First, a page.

Run The Jewels: The HipHopGods Interview - Part One
Run The Jewels: The HipHopGods Interview - Part One
Talking to Run The Jewels — Killer Mike and El-P — is like talking to two long lost friends who just happen to be really smart, endlessly driven and undeniably talented. After being introduced by Adult Swim’s Jason DeMarco, the Outkast affiliate enlisted the Def Jux legend to producer his 2012 solo album, R.A.P. Music. That collaboration blossomed into Run The Jewels and a lifelong friendship. The rest is history.
In support of 2016’s Run The Jewels 3, the politically outspoken duo playing shows around the world. We caught up with El and Mike at the MAHA Music Festival in Omaha, Nebraska, where we talked about Mike’s recent Confederacy merch line, their friendship and the possibility of change.
HipHopGods (Kyle Eustice): You have such a cool success story. Mike, you gotta tell me about your Confederacy merch line.
Mike: [Laughs] Honestly, I just be hanging out and think, ‘Man this would be some cool shit on a t-shirt.’ It usually ends up on one of our records. Like ‘Do Dope, Fuck Hope’ was some shit Sleepy said in the midst of hanging out. ‘Lie Cheat Steal Kill’ was my take on an old Nike shirt, the ‘Just Do It’ I was like, ‘What if sneaker companies were telling the truth?’ Lie, cheat, steal, kill, win — that’s what you do.
So with this one, when people always argue, where I’m from, the confederacy from an emotional place, black people are pretty angry and we deserve to be because we were held in bondage under that and other flags. But directly under that flag. From the other side, our white friends whose great-grandparents were soldiers and poor boys get sent to fight war, so there’s a real emotional attachment that I can’t just deny. So, you do have some pride, but the facts of when it hangs over a school building, my tax dollars pay for that. To explain it to people to both sides, it was just easier if this was a fucking sports game. These guys took on the champs and the champs won. And that’s what it is. I don’t mind if my neighbor hangs his flag, if he invites me to his BBQ, I’ll still go, but the minute you try to put it over a tag office, I have a problem with it. That t-shirt was the easiest way to explain what civics in high school explained to me, a couple of guys tried to leave the union, it didn’t work, they got their ass kicked, now we can’t put statues up.
El: It’s brilliant because you take the emotion out of it like these are the fucking rules buddy. There’s no Nazi flags hanging in Germany. That shit was fucking defeated and they lost. It’s a cold, cold world. Why do mother fuckers have to coddle your god damn fucking emotions?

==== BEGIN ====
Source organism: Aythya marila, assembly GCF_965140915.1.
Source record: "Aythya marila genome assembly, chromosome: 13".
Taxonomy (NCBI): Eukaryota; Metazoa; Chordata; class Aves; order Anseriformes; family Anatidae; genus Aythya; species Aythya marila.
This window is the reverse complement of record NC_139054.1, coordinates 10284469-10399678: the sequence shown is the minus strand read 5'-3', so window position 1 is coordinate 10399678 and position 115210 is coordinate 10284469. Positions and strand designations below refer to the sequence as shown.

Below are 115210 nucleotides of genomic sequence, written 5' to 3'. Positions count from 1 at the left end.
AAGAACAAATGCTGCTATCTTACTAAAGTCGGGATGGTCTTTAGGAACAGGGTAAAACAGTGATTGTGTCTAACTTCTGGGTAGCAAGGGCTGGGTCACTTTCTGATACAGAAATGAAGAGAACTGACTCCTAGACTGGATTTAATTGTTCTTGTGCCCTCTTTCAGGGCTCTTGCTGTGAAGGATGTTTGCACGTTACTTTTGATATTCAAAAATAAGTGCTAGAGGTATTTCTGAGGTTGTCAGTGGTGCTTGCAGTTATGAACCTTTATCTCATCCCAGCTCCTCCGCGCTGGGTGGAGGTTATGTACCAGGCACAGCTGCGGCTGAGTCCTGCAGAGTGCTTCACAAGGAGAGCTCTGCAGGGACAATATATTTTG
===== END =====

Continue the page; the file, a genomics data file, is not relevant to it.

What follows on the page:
To me, you’re two of the most important voices in hip-hop right now. Seems like you friendship is based on similar senses of humor.
Mike: Thank you.
El: Same influences, music and intelligence, and me and Mike aren’t unique. We aren’t the first fucking …
Yeah … you had Ebony and Ivory [laughs].
El: Yes, we’re not the first black and white guy to make music together. I think there’s something … people need something genuine. What we have is legitimately genuine for us.
There’s no way to fake that. I mean, I see El-P doing his spoken word thing and Mike, you’re by the decks just laughing.
Mike: It is funny as fuck.
El: It’s cool to me to think there are kids coming up now that are going to have us as influences … and it’s not even that you know about it, but there’s a kid that’s going to grow up simply is more likely to get to know somebody that doesn’t look like him because he grew up like I did on music and culture of multiple races. Growing up in New York for me, like I told Mike, me and Mike has different histories in the regions we come from, so for me, I always had black friends, hispanic friends …
New York is a melting pot, yeah.
Yeah, because of the nature of my city, it was very normal for me. It was not for Mike as much.
Or where I’m from. This [Omaha] is where I grew up.
Mike: What’s crazy is the unique perspective growing up in somewhere like Atlanta gives you. Instead of being like white Anglo Saxon protestant in the majority of the country, we’re black protestant. So Atlanta, for me, I’m like a white kid from Nebraska essentially. This friendship and other friendships I’ve had have grown me.
Ah because that’s all you knew essentially, just like me.
I’m struggling with this and I feel like it’s important to address, as a white person, what can I do to help?
Mike: You get a lot of people — when I look at very young men in this country, to whatever slant they skew — a lot of them just want to be a part of something fraternal. What you get by proxy is gang, race gangs, deviant behavior because what you have is young people seeking to be a part of something and the low hanging fruit is often times to point at someone else and abuse them.
El: There’s always people that know that and they manipulate them.
Mike: And abuse them. Absolutely. An old, old Vice Lord told me once, there are two types of people in gangs — people who use and people who get used. Another homie said, which one are you? Do I look like anybody that would use me? That’s old evil men run all of these things. My hope is just that what you can do in these times is be brave when the person who oppresses is not around. And embrace and encourage good shit out of other people.
Political climate is awful, but maybe something good that’s coming out of it is a conversation?
Mike: I believe in change. I believe change is possible.
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